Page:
Even still, I've gotten a few readers to click through from Atrios, and that was worth it right there.

A said...

So the focus of what I was saying was only as much as the media does have an impact, not to suggest that it's a very big impact. As I've said before, the biggest thing that lost us the last two elections was election theft, not the media.

Well, the point is that "blood in the water" -- as in, the notion that the media build politicians up just to tear them down -- isn't so much about the impact of the media for me. It's about buying the media's own explanation for the media's own behavior.

I mean, that's the Democratic Party's biggest error, right? They talk about what they're doing while they do it. They vote for a war to "appear strong on security," like no one's listening as they admit, on-face, that it's a token vote -- pure patronizing -- and then wonder why people don't see them as "credible on national security." They can't do anything without talking about their thoughts, while the Republicans have at least the sense to keep their mouths shut.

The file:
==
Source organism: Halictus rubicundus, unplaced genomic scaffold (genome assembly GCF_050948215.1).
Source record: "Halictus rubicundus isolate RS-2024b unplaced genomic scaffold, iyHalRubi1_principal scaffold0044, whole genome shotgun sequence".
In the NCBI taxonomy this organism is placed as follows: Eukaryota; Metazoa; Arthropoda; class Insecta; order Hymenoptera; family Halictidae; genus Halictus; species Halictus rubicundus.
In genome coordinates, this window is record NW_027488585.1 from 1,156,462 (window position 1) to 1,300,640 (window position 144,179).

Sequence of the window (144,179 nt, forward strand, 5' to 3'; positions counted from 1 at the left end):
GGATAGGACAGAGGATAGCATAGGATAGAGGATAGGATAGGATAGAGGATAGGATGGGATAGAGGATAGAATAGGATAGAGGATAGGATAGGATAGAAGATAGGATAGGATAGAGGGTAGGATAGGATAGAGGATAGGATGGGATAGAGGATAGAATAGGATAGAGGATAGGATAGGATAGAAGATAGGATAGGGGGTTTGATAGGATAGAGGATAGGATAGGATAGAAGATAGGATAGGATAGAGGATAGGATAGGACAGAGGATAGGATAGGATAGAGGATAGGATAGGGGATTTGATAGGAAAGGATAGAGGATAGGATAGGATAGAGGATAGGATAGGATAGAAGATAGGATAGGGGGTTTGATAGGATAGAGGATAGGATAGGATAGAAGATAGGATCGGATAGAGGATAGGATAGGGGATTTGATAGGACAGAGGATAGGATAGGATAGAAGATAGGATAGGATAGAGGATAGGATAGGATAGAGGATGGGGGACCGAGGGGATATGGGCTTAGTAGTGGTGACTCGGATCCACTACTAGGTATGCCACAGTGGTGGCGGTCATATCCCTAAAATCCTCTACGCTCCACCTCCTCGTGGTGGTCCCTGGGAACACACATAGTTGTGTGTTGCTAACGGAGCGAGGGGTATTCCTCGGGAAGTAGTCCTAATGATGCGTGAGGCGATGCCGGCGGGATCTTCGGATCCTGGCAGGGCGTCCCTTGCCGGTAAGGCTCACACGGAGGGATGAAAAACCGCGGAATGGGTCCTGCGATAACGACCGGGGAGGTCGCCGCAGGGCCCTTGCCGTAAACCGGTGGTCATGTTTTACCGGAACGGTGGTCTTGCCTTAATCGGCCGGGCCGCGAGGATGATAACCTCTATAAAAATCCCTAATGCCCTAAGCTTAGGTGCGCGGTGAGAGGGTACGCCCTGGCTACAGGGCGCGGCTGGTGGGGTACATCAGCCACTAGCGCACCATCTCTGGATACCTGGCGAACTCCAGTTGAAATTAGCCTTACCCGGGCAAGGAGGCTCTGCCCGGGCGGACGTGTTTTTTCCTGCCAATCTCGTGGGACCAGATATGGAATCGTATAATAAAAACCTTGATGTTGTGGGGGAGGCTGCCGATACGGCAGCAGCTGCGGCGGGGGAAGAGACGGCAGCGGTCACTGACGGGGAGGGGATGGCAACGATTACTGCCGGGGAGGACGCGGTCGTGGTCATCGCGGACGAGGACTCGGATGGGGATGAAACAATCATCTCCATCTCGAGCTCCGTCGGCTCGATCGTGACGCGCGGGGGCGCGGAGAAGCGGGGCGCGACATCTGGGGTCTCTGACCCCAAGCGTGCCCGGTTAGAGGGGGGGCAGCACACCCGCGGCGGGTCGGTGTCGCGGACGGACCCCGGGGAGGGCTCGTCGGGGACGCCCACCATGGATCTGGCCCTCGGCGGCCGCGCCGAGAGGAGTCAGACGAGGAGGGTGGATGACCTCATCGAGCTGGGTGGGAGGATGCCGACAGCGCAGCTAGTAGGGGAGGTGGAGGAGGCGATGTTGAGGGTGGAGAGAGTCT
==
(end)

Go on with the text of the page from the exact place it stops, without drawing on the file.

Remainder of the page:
Their attack machine works because they don't call it an attack machine. They just do, and if you try to point it out, they play dumb. The more you try to analyze it, the further you get from the solution; your insight works against you. It's the Chinese finger trap of politics.

Sigh. Anyway, that's how I see it right now.

Oh, and just so you understand, the journalists here in Austin LOVED Bush as governor. Even the local alternative paper saw him as the invincible candidate for president, which completely baffled me, as I was a longtime reader and didn't see what they were talking about.

Well, I was still an undergrad at UT at time, so I was getting a, uh, different perspective. The few Austin journalists I know were all still students at the time, so I'll take your word for it. :)